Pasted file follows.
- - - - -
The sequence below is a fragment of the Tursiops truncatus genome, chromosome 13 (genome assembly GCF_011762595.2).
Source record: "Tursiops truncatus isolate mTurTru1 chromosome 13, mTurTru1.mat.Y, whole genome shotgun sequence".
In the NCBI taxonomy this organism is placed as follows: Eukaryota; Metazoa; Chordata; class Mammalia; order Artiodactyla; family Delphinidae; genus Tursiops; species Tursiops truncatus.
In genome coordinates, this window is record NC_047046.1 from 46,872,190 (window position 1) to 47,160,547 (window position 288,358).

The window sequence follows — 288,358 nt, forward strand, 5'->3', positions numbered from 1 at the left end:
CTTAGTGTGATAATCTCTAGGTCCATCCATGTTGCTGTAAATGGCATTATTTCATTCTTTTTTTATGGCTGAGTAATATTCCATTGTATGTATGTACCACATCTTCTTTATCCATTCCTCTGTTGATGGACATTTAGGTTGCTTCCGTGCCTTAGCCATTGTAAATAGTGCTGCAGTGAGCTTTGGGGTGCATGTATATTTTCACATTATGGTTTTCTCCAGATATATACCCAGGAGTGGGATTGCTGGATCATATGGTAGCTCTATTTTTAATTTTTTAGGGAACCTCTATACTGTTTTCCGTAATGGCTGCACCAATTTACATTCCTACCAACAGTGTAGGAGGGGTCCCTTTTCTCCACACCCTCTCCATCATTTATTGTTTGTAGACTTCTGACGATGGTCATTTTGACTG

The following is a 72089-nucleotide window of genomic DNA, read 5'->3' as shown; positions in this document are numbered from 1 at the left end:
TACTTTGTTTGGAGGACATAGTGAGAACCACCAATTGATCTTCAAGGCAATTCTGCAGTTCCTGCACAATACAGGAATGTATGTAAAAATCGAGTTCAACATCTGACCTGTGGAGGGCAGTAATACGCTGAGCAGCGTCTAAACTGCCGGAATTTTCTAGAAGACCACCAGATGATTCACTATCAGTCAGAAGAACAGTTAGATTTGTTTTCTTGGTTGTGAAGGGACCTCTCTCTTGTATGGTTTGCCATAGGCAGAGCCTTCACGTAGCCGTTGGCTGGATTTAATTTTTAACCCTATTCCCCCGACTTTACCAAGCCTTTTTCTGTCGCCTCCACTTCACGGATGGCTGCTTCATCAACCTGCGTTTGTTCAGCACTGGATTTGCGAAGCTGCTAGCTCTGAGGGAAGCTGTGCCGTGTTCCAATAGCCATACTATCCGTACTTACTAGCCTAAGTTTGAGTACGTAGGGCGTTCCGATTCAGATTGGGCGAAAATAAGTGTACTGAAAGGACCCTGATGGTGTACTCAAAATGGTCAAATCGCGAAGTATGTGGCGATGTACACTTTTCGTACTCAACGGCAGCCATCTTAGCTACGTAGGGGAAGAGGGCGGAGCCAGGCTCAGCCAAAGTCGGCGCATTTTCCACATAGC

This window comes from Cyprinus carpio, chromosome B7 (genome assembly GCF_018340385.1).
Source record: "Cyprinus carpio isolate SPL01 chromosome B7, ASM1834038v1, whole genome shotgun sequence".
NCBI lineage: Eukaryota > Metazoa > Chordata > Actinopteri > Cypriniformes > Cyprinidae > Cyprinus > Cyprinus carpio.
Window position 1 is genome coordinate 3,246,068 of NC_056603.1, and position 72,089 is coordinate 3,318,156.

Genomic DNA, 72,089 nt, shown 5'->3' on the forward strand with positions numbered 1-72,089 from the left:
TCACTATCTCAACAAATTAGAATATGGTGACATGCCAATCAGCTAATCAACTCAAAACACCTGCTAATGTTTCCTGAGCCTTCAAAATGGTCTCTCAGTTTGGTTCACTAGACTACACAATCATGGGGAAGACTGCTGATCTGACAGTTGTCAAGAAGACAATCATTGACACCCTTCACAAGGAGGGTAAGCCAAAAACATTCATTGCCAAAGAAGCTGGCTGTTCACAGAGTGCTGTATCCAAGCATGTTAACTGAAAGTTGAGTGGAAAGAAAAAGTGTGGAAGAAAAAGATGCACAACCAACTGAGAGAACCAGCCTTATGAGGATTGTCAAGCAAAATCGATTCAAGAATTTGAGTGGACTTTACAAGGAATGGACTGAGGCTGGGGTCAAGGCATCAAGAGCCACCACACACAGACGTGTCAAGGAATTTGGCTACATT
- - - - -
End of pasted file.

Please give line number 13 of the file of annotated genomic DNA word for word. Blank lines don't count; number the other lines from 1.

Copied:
Genomic DNA, 72,089 nt, shown 5'->3' on the forward strand with positions numbered 1-72,089 from the left: